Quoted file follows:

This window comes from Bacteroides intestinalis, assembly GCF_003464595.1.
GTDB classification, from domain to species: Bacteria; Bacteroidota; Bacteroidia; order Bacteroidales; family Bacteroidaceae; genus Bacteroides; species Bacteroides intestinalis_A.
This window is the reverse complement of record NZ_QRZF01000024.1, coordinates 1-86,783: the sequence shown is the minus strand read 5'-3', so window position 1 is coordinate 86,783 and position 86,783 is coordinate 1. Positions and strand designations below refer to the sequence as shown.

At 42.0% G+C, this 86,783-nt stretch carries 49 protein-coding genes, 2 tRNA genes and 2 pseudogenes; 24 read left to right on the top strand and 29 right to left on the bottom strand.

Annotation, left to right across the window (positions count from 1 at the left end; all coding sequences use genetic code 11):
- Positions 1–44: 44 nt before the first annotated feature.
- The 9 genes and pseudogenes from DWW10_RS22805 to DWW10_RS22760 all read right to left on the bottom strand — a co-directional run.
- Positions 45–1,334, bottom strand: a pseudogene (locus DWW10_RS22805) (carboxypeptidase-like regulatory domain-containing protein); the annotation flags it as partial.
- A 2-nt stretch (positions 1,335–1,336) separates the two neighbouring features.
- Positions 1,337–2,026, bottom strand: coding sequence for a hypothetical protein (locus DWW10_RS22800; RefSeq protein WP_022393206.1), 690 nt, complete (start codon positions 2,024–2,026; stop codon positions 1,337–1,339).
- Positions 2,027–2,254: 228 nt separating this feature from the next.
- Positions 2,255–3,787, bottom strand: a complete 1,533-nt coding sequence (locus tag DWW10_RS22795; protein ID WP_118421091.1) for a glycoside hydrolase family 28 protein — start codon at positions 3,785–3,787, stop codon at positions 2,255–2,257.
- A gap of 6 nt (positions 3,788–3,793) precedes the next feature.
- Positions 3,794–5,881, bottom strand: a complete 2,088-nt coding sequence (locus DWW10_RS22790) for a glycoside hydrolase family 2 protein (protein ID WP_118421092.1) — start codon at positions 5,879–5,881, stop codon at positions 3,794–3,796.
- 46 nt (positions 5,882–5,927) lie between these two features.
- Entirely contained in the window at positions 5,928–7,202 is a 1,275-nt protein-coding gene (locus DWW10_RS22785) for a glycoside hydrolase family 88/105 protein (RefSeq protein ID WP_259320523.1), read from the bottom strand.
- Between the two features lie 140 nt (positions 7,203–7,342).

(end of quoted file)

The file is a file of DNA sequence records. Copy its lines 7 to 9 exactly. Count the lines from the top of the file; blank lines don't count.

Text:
- The 9 genes and pseudogenes from DWW10_RS22805 to DWW10_RS22760 all read right to left on the bottom strand — a co-directional run.
- Positions 45–1,334, bottom strand: a pseudogene (locus DWW10_RS22805) (carboxypeptidase-like regulatory domain-containing protein); the annotation flags it as partial.
- A 2-nt stretch (positions 1,335–1,336) separates the two neighbouring features.